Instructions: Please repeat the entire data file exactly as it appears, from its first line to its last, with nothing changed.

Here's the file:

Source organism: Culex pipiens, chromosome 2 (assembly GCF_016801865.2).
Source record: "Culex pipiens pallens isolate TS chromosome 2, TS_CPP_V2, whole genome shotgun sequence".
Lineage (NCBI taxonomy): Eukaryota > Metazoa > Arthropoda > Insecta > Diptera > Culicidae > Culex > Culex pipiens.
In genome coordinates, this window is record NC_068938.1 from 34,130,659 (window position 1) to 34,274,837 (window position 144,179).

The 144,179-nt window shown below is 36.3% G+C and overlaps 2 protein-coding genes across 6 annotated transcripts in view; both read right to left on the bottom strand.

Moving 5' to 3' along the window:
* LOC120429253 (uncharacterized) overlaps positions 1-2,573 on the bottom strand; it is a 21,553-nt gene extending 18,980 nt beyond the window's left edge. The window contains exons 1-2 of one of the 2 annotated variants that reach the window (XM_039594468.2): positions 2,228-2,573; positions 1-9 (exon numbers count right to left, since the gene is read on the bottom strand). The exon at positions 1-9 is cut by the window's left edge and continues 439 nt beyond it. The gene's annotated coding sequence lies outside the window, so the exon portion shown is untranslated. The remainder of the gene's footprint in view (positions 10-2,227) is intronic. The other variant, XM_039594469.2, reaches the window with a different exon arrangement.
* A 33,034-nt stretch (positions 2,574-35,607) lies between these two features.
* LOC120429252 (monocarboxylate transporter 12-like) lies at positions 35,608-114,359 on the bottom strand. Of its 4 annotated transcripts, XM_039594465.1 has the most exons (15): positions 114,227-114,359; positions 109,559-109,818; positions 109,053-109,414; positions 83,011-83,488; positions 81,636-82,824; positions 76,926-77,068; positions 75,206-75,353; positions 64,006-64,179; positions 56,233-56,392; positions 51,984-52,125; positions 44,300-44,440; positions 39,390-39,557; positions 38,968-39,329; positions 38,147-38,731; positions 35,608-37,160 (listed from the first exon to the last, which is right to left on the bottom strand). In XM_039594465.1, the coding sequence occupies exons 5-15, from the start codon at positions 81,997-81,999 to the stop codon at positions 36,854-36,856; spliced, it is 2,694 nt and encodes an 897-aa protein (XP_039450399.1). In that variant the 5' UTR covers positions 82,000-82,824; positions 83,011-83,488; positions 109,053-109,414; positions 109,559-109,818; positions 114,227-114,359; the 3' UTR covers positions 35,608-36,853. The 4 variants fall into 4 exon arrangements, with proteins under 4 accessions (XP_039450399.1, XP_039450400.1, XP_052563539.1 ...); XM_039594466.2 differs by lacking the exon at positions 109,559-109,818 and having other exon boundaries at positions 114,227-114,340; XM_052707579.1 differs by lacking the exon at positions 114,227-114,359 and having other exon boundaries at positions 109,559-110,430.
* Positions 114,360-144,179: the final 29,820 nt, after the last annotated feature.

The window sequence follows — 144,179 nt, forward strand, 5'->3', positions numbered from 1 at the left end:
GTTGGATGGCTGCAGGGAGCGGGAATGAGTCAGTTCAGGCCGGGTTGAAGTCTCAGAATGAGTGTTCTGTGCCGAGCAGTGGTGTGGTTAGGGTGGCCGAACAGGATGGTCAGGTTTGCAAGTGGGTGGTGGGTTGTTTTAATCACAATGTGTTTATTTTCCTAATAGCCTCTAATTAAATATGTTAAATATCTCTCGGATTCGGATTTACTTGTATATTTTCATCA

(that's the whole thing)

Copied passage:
Source organism: Culex pipiens, chromosome 2 (assembly GCF_016801865.2).
Source record: "Culex pipiens pallens isolate TS chromosome 2, TS_CPP_V2, whole genome shotgun sequence".
Lineage (NCBI taxonomy): Eukaryota > Metazoa > Arthropoda > Insecta > Diptera > Culicidae > Culex > Culex pipiens.
In genome coordinates, this window is record NC_068938.1 from 34,130,659 (window position 1) to 34,274,837 (window position 144,179).

The 144,179-nt window shown below is 36.3% G+C and overlaps 2 protein-coding genes across 6 annotated transcripts in view; both read right to left on the bottom strand.

Moving 5' to 3' along the window:
* LOC120429253 (uncharacterized) overlaps positions 1-2,573 on the bottom strand; it is a 21,553-nt gene extending 18,980 nt beyond the window's left edge. The window contains exons 1-2 of one of the 2 annotated variants that reach the window (XM_039594468.2): positions 2,228-2,573; positions 1-9 (exon numbers count right to left, since the gene is read on the bottom strand). The exon at positions 1-9 is cut by the window's left edge and continues 439 nt beyond it. The gene's annotated coding sequence lies outside the window, so the exon portion shown is untranslated. The remainder of the gene's footprint in view (positions 10-2,227) is intronic. The other variant, XM_039594469.2, reaches the window with a different exon arrangement.
* A 33,034-nt stretch (positions 2,574-35,607) lies between these two features.
* LOC120429252 (monocarboxylate transporter 12-like) lies at positions 35,608-114,359 on the bottom strand. Of its 4 annotated transcripts, XM_039594465.1 has the most exons (15): positions 114,227-114,359; positions 109,559-109,818; positions 109,053-109,414; positions 83,011-83,488; positions 81,636-82,824; positions 76,926-77,068; positions 75,206-75,353; positions 64,006-64,179; positions 56,233-56,392; positions 51,984-52,125; positions 44,300-44,440; positions 39,390-39,557; positions 38,968-39,329; positions 38,147-38,731; positions 35,608-37,160 (listed from the first exon to the last, which is right to left on the bottom strand). In XM_039594465.1, the coding sequence occupies exons 5-15, from the start codon at positions 81,997-81,999 to the stop codon at positions 36,854-36,856; spliced, it is 2,694 nt and encodes an 897-aa protein (XP_039450399.1). In that variant the 5' UTR covers positions 82,000-82,824; positions 83,011-83,488; positions 109,053-109,414; positions 109,559-109,818; positions 114,227-114,359; the 3' UTR covers positions 35,608-36,853. The 4 variants fall into 4 exon arrangements, with proteins under 4 accessions (XP_039450399.1, XP_039450400.1, XP_052563539.1 ...); XM_039594466.2 differs by lacking the exon at positions 109,559-109,818 and having other exon boundaries at positions 114,227-114,340; XM_052707579.1 differs by lacking the exon at positions 114,227-114,359 and having other exon boundaries at positions 109,559-110,430.
* Positions 114,360-144,179: the final 29,820 nt, after the last annotated feature.

The window sequence follows — 144,179 nt, forward strand, 5'->3', positions numbered from 1 at the left end:
GTTGGATGGCTGCAGGGAGCGGGAATGAGTCAGTTCAGGCCGGGTTGAAGTCTCAGAATGAGTGTTCTGTGCCGAGCAGTGGTGTGGTTAGGGTGGCCGAACAGGATGGTCAGGTTTGCAAGTGGGTGGTGGGTTGTTTTAATCACAATGTGTTTATTTTCCTAATAGCCTCTAATTAAATATGTTAAATATCTCTCGGATTCGGATTTACTTGTATATTTTCATCA